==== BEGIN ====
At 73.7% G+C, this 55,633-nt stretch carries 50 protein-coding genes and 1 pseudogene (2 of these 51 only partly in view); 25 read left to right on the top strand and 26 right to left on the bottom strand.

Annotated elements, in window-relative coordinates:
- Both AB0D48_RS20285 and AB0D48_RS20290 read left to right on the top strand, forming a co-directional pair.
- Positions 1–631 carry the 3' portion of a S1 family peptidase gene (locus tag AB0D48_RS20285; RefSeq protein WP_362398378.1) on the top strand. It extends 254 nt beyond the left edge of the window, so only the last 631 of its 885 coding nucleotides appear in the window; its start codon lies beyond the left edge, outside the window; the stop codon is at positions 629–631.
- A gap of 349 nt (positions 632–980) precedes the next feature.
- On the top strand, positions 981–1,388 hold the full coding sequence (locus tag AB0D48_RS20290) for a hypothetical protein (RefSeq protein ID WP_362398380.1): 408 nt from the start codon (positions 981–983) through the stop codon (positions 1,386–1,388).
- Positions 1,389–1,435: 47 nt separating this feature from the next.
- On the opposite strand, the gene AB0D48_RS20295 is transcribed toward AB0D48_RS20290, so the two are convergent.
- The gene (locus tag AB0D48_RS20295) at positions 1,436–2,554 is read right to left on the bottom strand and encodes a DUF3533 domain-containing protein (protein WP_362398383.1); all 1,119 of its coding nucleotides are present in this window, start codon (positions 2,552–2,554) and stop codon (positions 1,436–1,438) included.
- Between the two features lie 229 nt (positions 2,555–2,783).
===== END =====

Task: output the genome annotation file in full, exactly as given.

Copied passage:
At 73.7% G+C, this 55,633-nt stretch carries 50 protein-coding genes and 1 pseudogene (2 of these 51 only partly in view); 25 read left to right on the top strand and 26 right to left on the bottom strand.

Annotated elements, in window-relative coordinates:
- Both AB0D48_RS20285 and AB0D48_RS20290 read left to right on the top strand, forming a co-directional pair.
- Positions 1–631 carry the 3' portion of a S1 family peptidase gene (locus tag AB0D48_RS20285; RefSeq protein WP_362398378.1) on the top strand. It extends 254 nt beyond the left edge of the window, so only the last 631 of its 885 coding nucleotides appear in the window; its start codon lies beyond the left edge, outside the window; the stop codon is at positions 629–631.
- A gap of 349 nt (positions 632–980) precedes the next feature.
- On the top strand, positions 981–1,388 hold the full coding sequence (locus tag AB0D48_RS20290) for a hypothetical protein (RefSeq protein ID WP_362398380.1): 408 nt from the start codon (positions 981–983) through the stop codon (positions 1,386–1,388).
- Positions 1,389–1,435: 47 nt separating this feature from the next.
- On the opposite strand, the gene AB0D48_RS20295 is transcribed toward AB0D48_RS20290, so the two are convergent.
- The gene (locus tag AB0D48_RS20295) at positions 1,436–2,554 is read right to left on the bottom strand and encodes a DUF3533 domain-containing protein (protein WP_362398383.1); all 1,119 of its coding nucleotides are present in this window, start codon (positions 2,552–2,554) and stop codon (positions 1,436–1,438) included.
- Between the two features lie 229 nt (positions 2,555–2,783).